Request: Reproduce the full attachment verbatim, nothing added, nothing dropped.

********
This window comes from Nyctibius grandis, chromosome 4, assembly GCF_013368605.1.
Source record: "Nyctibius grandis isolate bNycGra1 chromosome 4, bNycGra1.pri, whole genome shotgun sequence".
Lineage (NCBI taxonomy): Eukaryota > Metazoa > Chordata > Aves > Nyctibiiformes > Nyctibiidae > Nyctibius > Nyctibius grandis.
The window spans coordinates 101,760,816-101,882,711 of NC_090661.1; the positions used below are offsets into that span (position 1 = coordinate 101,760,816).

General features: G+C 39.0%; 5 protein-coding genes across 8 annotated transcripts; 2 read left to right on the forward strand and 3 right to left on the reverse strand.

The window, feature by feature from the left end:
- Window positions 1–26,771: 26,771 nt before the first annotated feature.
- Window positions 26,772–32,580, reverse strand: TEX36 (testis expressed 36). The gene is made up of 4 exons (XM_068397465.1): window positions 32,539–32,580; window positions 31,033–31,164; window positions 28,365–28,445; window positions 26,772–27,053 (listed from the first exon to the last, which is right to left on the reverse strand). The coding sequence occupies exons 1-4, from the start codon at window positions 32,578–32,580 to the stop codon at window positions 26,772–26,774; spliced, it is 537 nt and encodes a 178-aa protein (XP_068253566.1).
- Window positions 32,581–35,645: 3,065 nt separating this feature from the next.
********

This window comes from Nyctibius grandis, chromosome 4, assembly GCF_013368605.1.
Source record: "Nyctibius grandis isolate bNycGra1 chromosome 4, bNycGra1.pri, whole genome shotgun sequence".
Lineage (NCBI taxonomy): Eukaryota > Metazoa > Chordata > Aves > Nyctibiiformes > Nyctibiidae > Nyctibius > Nyctibius grandis.
The window spans coordinates 101,760,816-101,882,711 of NC_090661.1; the positions used below are offsets into that span (position 1 = coordinate 101,760,816).

General features: G+C 39.0%; 5 protein-coding genes across 8 annotated transcripts; 2 read left to right on the forward strand and 3 right to left on the reverse strand.

The window, feature by feature from the left end:
- Window positions 1–26,771: 26,771 nt before the first annotated feature.
- Window positions 26,772–32,580, reverse strand: TEX36 (testis expressed 36). The gene is made up of 4 exons (XM_068397465.1): window positions 32,539–32,580; window positions 31,033–31,164; window positions 28,365–28,445; window positions 26,772–27,053 (listed from the first exon to the last, which is right to left on the reverse strand). The coding sequence occupies exons 1-4, from the start codon at window positions 32,578–32,580 to the stop codon at window positions 26,772–26,774; spliced, it is 537 nt and encodes a 178-aa protein (XP_068253566.1).
- Window positions 32,581–35,645: 3,065 nt separating this feature from the next.